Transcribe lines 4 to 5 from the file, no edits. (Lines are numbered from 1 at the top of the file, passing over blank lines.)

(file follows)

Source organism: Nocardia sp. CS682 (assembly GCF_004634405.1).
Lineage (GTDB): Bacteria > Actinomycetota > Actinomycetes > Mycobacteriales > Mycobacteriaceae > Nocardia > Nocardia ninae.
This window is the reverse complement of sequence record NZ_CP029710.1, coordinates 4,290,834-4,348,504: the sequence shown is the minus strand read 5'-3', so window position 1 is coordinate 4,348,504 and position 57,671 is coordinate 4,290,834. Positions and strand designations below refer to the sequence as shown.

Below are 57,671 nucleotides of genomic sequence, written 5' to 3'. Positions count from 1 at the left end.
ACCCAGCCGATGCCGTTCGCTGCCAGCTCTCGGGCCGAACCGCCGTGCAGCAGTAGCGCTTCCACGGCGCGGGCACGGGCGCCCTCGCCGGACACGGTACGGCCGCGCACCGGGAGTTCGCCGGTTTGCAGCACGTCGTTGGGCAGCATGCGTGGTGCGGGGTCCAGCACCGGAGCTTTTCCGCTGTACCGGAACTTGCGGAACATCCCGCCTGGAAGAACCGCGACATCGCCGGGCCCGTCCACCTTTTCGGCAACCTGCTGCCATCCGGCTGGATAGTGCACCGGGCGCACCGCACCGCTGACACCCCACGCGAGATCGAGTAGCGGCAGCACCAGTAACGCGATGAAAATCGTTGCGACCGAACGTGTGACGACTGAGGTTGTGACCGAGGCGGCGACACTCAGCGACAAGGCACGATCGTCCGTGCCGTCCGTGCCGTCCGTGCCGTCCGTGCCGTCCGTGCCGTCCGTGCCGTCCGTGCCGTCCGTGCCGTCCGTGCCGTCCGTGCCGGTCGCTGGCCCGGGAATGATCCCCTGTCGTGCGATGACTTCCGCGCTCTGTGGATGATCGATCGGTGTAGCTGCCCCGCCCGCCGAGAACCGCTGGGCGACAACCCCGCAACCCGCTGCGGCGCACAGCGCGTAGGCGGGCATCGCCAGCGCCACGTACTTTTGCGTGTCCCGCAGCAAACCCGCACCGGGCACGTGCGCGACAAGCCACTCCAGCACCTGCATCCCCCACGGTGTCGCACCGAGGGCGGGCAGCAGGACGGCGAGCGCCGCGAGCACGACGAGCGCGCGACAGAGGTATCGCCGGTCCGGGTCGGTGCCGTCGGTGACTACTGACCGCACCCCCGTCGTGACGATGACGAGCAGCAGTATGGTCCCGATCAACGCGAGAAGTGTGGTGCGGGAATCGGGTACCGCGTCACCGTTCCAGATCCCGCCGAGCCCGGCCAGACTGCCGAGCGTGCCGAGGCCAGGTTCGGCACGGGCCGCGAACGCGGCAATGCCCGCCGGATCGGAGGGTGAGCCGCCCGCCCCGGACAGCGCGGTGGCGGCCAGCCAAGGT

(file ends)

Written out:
Below are 57,671 nucleotides of genomic sequence, written 5' to 3'. Positions count from 1 at the left end.
ACCCAGCCGATGCCGTTCGCTGCCAGCTCTCGGGCCGAACCGCCGTGCAGCAGTAGCGCTTCCACGGCGCGGGCACGGGCGCCCTCGCCGGACACGGTACGGCCGCGCACCGGGAGTTCGCCGGTTTGCAGCACGTCGTTGGGCAGCATGCGTGGTGCGGGGTCCAGCACCGGAGCTTTTCCGCTGTACCGGAACTTGCGGAACATCCCGCCTGGAAGAACCGCGACATCGCCGGGCCCGTCCACCTTTTCGGCAACCTGCTGCCATCCGGCTGGATAGTGCACCGGGCGCACCGCACCGCTGACACCCCACGCGAGATCGAGTAGCGGCAGCACCAGTAACGCGATGAAAATCGTTGCGACCGAACGTGTGACGACTGAGGTTGTGACCGAGGCGGCGACACTCAGCGACAAGGCACGATCGTCCGTGCCGTCCGTGCCGTCCGTGCCGTCCGTGCCGTCCGTGCCGTCCGTGCCGTCCGTGCCGTCCGTGCCGTCCGTGCCGTCCGTGCCGGTCGCTGGCCCGGGAATGATCCCCTGTCGTGCGATGACTTCCGCGCTCTGTGGATGATCGATCGGTGTAGCTGCCCCGCCCGCCGAGAACCGCTGGGCGACAACCCCGCAACCCGCTGCGGCGCACAGCGCGTAGGCGGGCATCGCCAGCGCCACGTACTTTTGCGTGTCCCGCAGCAAACCCGCACCGGGCACGTGCGCGACAAGCCACTCCAGCACCTGCATCCCCCACGGTGTCGCACCGAGGGCGGGCAGCAGGACGGCGAGCGCCGCGAGCACGACGAGCGCGCGACAGAGGTATCGCCGGTCCGGGTCGGTGCCGTCGGTGACTACTGACCGCACCCCCGTCGTGACGATGACGAGCAGCAGTATGGTCCCGATCAACGCGAGAAGTGTGGTGCGGGAATCGGGTACCGCGTCACCGTTCCAGATCCCGCCGAGCCCGGCCAGACTGCCGAGCGTGCCGAGGCCAGGTTCGGCACGGGCCGCGAACGCGGCAATGCCCGCCGGATCGGAGGGTGAGCCGCCCGCCCCGGACAGCGCGGTGGCGGCCAGCCAAGGT